There's a new generation coming of age in the NBA, symbolized by LeBron James' becoming the first 1980s-born player to win the Most Valuable Player award, and 28-year-old Boozer says, "As we all do mature, we feel a sense of responsibility."

When the Sept. 11 hijackings happened in 2001, Boozer was still in college, not in position to help financially. After Hurricane Katrina walloped New Orleans in 2005, Boozer participated in the benefit game in Houston put together by player-turned-TV-analyst Kenny Smith. He spent a week helping Katrina evacuees in the city, feeding people, handing out supplies at schools. At the league's day of service in New Orleans during the 2008 All-Star Weekend, his group, which included Wade and Caron Butler, went to help rebuild a school.

"I'll always remember the markings they had on the neighborhood houses, how many people survived, how many died," Boozer says. "There must have been 60, 70 people in a four-block radius that had died."

At the school, his group helped build a wall. It didn't feel like much to him, but he has come to realize the value of all contributions, lessons that stuck with him now in an even greater catastrophe.

About 2,000 people died as a result of Katrina. The extreme estimates in Haiti project a number that could be 100 times that.

Although those numbers are unfathomable, even on a personal scale the impact feels greater than anything we have experienced. On 9/11, it felt as if everyone knew at least one person who had lost someone close to him or her. For me, it was my friend's brother, who died in the Pentagon.

With Haiti, it's multiple people who lost multiple people. I've talked to a work colleague who had two deaths in the family. I've heard through the social media grapevine about a college schoolmate who is missing relatives. Even the elation of hearing Polynice say that his father was alive the day after the earthquake has been tempered by subsequent news that three of his cousins have died.

In the face of excessive numbers, the best solution can be to focus on the minutiae.

"When you can help, you've got to help," Boozer says. "And every little bit helps. If you send a toothbrush. If you've got 50 cents."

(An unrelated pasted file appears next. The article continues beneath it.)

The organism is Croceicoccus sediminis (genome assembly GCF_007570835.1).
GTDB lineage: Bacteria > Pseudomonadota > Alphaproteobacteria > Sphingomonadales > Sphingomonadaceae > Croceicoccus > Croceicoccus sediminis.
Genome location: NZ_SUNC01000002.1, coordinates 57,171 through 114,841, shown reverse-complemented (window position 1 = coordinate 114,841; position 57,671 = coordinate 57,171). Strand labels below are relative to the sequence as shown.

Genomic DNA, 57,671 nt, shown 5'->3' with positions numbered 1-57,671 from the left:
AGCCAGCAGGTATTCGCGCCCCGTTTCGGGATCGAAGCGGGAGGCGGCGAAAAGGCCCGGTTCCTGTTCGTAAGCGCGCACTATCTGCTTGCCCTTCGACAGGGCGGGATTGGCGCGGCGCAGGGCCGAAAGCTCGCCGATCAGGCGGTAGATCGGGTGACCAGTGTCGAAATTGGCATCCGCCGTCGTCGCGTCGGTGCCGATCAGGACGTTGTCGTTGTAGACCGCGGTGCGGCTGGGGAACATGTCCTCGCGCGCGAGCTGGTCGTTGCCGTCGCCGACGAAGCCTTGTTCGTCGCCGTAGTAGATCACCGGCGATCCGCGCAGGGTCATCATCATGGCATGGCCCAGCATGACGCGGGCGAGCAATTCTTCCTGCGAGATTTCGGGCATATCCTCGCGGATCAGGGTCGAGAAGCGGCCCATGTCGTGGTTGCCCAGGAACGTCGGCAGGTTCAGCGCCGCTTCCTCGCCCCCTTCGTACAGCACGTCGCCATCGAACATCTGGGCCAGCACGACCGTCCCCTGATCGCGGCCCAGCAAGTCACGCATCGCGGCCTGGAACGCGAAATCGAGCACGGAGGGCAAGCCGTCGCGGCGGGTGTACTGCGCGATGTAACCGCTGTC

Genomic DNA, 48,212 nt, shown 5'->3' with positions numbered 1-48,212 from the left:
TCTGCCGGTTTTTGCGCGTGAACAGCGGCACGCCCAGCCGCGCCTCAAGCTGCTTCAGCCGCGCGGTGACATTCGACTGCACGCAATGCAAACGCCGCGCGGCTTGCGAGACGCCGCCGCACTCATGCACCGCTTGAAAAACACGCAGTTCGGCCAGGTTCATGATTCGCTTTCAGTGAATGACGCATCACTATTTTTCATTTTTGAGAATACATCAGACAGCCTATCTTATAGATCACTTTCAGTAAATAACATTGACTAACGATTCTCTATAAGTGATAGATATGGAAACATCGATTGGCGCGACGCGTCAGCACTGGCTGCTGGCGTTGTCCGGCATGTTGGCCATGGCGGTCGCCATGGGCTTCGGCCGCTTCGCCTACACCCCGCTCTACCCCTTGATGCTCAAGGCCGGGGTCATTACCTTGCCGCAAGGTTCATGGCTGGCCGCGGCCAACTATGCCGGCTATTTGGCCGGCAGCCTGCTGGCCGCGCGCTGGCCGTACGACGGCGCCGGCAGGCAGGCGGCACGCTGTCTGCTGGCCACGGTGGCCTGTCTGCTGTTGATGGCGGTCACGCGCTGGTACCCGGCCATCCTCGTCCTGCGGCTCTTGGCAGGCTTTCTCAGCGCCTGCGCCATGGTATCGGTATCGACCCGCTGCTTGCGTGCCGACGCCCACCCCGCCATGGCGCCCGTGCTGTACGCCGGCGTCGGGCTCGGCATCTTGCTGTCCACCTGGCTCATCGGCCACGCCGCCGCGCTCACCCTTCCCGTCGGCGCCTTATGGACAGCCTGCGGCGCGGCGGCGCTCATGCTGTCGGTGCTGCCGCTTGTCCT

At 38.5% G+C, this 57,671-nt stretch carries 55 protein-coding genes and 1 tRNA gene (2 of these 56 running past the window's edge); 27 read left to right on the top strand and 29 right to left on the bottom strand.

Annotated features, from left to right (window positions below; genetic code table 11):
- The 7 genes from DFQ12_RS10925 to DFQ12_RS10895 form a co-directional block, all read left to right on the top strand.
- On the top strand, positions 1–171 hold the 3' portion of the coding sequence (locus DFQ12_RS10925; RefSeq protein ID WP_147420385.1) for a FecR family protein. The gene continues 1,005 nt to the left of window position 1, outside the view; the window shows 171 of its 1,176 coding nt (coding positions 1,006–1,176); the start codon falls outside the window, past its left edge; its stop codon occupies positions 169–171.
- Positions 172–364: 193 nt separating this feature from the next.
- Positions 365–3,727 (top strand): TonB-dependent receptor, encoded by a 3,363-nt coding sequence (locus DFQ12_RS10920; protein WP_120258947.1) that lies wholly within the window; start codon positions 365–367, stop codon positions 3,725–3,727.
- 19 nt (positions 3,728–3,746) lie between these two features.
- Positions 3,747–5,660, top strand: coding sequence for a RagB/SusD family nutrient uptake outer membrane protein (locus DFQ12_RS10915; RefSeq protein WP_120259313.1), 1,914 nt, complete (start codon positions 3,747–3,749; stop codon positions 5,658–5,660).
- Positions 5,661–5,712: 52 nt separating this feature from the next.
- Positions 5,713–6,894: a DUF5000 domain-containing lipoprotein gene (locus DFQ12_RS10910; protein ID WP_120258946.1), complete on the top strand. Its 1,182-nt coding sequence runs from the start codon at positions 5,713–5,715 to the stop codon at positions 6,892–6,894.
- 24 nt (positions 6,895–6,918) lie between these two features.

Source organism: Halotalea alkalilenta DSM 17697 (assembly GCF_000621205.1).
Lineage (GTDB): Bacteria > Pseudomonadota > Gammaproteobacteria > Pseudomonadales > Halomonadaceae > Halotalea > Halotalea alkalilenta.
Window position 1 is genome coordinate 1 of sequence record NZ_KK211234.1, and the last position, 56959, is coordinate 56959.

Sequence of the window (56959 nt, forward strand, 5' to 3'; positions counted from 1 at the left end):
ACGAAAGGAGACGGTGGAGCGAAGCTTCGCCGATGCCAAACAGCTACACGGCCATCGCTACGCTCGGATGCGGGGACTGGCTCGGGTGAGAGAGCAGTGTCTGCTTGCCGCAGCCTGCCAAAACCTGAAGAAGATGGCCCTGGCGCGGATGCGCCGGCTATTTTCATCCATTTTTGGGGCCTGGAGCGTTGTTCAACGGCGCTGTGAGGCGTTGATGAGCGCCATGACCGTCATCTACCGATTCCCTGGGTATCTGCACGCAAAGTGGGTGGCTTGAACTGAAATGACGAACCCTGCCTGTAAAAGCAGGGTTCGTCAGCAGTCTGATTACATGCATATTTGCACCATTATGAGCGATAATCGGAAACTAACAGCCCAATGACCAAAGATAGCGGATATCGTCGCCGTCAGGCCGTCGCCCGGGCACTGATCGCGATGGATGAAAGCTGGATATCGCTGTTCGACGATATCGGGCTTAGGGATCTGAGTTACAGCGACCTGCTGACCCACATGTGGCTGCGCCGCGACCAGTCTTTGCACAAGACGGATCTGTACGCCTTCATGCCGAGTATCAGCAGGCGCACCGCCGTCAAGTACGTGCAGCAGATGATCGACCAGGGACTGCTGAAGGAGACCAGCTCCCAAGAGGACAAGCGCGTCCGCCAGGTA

Money counts the most in the immediate aftermath of a catastrophe. It feels cold and impersonal to donors who would feel more connected by sharing their own possessions or want to see more tangible evidence of their charitable acts. But the people whose job it is to provide help, such as UNICEF's Stern, say the cost of delivering the items can exceed the value of the items themselves. And with an infrastructure as damaged as Haiti's, where the largest port is down to a single pier that can accommodate only one-way traffic, it's exceptionally difficult to get supplies where they need to be. (To provide a personal touch, Stern suggests writing thank-you letters to the rescue and recovery workers).

People at the NBA offices have come to know what to do and whom to deal with in these crises.

"All of this is the culmination of, unfortunately, our experience," Behrens says. "We've had and dealt with a lot of the same partners, for the tsunami in Southeast Asia, the hurricane in New Orleans, the earthquake in China. We've been though these. We have some history in terms of figuring out the right way to mobilize."

Their initial contact was with longtime partner UNICEF, and they quickly turned to Dalembert as a spokesman. He taped a public service announcement the day after the earthquake and it began running during TNT's nationally televised games the next day.

On Jan. 15, Stern came to the 76ers' game against the Sacramento Kings and Dalembert presented her with a check for $100,000. Then he challenged fans to donate at collection sites set up around the arena, and he matched their contributions, which resulted in an additional $22,000, according to Stern.

After playing in Minnesota on Monday night, Dalembert flew to South Florida, where he hopped aboard a Project Medishare charter flight to Haiti. He made it back to Philadelphia on Wednesday just in time for the 76ers' game against Portland, and afterward gave an emotional account of his experiences in Haiti.